What needs to happen to ensure that these new Global Goals are achieved? What are the challenges ahead? This was the topic for a panel discussion hosted by CARE International UK during its 70 year anniversary week, and facilitated by Eliza Anyangwe, Freelance Writer and Commissioning Editor for the Guardian. The panel represented various actors that will play a role in the implementation of the Global Goals.
The debate in review
Nelson Muffuh argued that there needs to be a shift towards a sustainability mindset. The Global Goals are universal, and therefore universally applicable. In other words, if the Global Goals are to be achieved all stakeholders need to be involved. This means that the UK government will need to report on its contributions towards the global goals both within and outside the UK borders. But only when citizens know their rights can governments be held to account for the delivery of the Global Goals. Nelson reminded participants: ‘the cost of not doing anything at all will be far greater than the costs of doing’.
Serena Brown noted how the private sector has played a central role in the development of the Global Goals and it is crucial that they also need to be involved also in its implementation. KPMG together with the UN Global Compact has developed a Sustainable Development Goal Industry Matrix to inspire and inform greater private sector action on the Global Goals. However, civil society remains the glue that binds together the public and private sector to work better for the common good. Although the role of civil society is evolving, civil society still has a very important role.
David Hallam stated that the difference between the goals before and the goals now is the integrated approach and just how comprehensive they are. Governments in different countries will need to change their behaviour to deliver the Global Goals. The British government will need to work across different government sectors to ensure that the Global Goals are delivered and adequately funded. The UK government also has a role in making sure that companies pay tax in countries where they make a profit. The challenge is what to prioritise with limited resources available and the risk that some countries may prioritise goals over others as a result.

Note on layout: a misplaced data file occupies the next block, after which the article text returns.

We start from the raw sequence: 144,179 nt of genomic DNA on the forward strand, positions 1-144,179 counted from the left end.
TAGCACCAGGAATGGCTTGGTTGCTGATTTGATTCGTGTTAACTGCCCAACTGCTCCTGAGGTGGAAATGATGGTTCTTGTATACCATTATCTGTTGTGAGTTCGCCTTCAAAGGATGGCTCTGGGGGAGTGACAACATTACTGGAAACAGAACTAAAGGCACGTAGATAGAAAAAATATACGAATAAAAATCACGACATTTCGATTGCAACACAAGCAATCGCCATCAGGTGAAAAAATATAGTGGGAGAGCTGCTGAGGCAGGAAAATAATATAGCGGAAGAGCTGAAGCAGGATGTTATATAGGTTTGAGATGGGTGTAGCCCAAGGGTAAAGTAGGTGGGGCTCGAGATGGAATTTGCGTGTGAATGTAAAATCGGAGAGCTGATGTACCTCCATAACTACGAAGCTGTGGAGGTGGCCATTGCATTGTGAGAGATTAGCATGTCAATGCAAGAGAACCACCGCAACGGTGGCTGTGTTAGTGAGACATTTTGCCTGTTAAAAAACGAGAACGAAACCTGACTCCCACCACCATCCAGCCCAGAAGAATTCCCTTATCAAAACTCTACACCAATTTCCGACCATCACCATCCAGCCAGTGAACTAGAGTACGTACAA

Gaia Gozzo argued that the global goals need to be owned by the people. This is a political process. Politicians don’t always make evidence based decisions. Civil society has a role in collecting, compiling and using data to hold actors to account. CARE has a lot of experience in social accountability approaches such as the community score card. These tools can be adapted for citizen-data. The UN has called for a data revolution. The focus is, however, on building the capacity on national data monitoring. There seems to be an assumption that official data produced by the government is reliable and that unofficial data produced by citizens is unreliable. We need to build the credibility of citizen generated data, make sure that they are comparable and consistent. It is not only about producing data but civil society will need to use data to challenge and hold actors accountable. The data revolution will be a tool to empower people all over the world to question what progress their governments have made towards these commitments.
Personally, what I took from the discussion is that the Global Goals are interlinked and will require all actors involvement for them to be achieved. For example economic growth cannot be seen in isolation, but requires changes in consumption and production and the overall distribution of resources. The private sector cannot be profitable without addressing other issues. In the same way the current refugee crisis can no longer the responsibility of countries such as Greece, Turkey or Italy, but will require a joint effort. In the same way that we can all do something to respond to the current refugee crisis, we can do our part in making sure the Global Goals are met. And this is the exciting part, for the Global Goals has potential to become a useful universal tool to hold businesses, governments and civil society organisations to account; a tool to empower people all over the world to question what progress their governments have made towards these commitments.